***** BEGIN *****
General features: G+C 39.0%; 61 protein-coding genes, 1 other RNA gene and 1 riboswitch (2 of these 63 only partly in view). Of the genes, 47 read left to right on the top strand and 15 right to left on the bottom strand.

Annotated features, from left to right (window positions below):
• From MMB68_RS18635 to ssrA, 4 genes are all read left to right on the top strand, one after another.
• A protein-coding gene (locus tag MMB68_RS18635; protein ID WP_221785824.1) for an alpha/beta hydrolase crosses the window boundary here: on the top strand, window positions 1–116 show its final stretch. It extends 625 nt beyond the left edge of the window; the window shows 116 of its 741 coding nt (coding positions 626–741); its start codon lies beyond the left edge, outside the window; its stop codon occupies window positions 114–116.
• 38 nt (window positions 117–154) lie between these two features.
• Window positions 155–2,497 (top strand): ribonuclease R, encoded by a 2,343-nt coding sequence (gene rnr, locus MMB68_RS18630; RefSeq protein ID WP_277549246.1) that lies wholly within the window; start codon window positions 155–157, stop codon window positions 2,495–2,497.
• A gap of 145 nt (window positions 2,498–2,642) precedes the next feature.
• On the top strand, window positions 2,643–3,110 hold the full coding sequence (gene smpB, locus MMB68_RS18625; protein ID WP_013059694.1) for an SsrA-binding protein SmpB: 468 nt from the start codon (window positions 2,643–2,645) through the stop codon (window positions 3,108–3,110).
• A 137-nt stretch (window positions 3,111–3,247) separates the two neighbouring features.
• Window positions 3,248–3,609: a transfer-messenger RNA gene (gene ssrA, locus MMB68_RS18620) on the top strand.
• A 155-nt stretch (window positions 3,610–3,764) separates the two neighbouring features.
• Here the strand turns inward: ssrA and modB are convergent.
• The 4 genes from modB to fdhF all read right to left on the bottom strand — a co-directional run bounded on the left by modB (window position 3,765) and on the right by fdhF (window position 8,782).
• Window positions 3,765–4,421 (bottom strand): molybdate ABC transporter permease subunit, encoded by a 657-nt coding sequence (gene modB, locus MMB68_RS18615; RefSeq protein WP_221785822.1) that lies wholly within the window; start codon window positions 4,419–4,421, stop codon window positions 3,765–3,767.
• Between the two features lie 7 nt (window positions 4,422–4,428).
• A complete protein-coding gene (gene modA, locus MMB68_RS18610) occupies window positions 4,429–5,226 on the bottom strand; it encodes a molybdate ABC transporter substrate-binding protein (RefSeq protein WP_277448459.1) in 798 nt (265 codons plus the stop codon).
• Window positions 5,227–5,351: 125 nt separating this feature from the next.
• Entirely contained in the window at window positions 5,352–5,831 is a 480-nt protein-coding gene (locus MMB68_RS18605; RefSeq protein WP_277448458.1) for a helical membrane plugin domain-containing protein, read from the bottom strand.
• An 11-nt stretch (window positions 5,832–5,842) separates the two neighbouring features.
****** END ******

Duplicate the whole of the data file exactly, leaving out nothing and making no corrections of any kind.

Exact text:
General features: G+C 39.0%; 61 protein-coding genes, 1 other RNA gene and 1 riboswitch (2 of these 63 only partly in view). Of the genes, 47 read left to right on the top strand and 15 right to left on the bottom strand.

Annotated features, from left to right (window positions below):
• From MMB68_RS18635 to ssrA, 4 genes are all read left to right on the top strand, one after another.
• A protein-coding gene (locus tag MMB68_RS18635; protein ID WP_221785824.1) for an alpha/beta hydrolase crosses the window boundary here: on the top strand, window positions 1–116 show its final stretch. It extends 625 nt beyond the left edge of the window; the window shows 116 of its 741 coding nt (coding positions 626–741); its start codon lies beyond the left edge, outside the window; its stop codon occupies window positions 114–116.
• 38 nt (window positions 117–154) lie between these two features.
• Window positions 155–2,497 (top strand): ribonuclease R, encoded by a 2,343-nt coding sequence (gene rnr, locus MMB68_RS18630; RefSeq protein ID WP_277549246.1) that lies wholly within the window; start codon window positions 155–157, stop codon window positions 2,495–2,497.
• A gap of 145 nt (window positions 2,498–2,642) precedes the next feature.
• On the top strand, window positions 2,643–3,110 hold the full coding sequence (gene smpB, locus MMB68_RS18625; protein ID WP_013059694.1) for an SsrA-binding protein SmpB: 468 nt from the start codon (window positions 2,643–2,645) through the stop codon (window positions 3,108–3,110).
• A 137-nt stretch (window positions 3,111–3,247) separates the two neighbouring features.
• Window positions 3,248–3,609: a transfer-messenger RNA gene (gene ssrA, locus MMB68_RS18620) on the top strand.
• A 155-nt stretch (window positions 3,610–3,764) separates the two neighbouring features.
• Here the strand turns inward: ssrA and modB are convergent.
• The 4 genes from modB to fdhF all read right to left on the bottom strand — a co-directional run bounded on the left by modB (window position 3,765) and on the right by fdhF (window position 8,782).
• Window positions 3,765–4,421 (bottom strand): molybdate ABC transporter permease subunit, encoded by a 657-nt coding sequence (gene modB, locus MMB68_RS18615; RefSeq protein WP_221785822.1) that lies wholly within the window; start codon window positions 4,419–4,421, stop codon window positions 3,765–3,767.
• Between the two features lie 7 nt (window positions 4,422–4,428).
• A complete protein-coding gene (gene modA, locus MMB68_RS18610) occupies window positions 4,429–5,226 on the bottom strand; it encodes a molybdate ABC transporter substrate-binding protein (RefSeq protein WP_277448459.1) in 798 nt (265 codons plus the stop codon).
• Window positions 5,227–5,351: 125 nt separating this feature from the next.
• Entirely contained in the window at window positions 5,352–5,831 is a 480-nt protein-coding gene (locus MMB68_RS18605; RefSeq protein WP_277448458.1) for a helical membrane plugin domain-containing protein, read from the bottom strand.
• An 11-nt stretch (window positions 5,832–5,842) separates the two neighbouring features.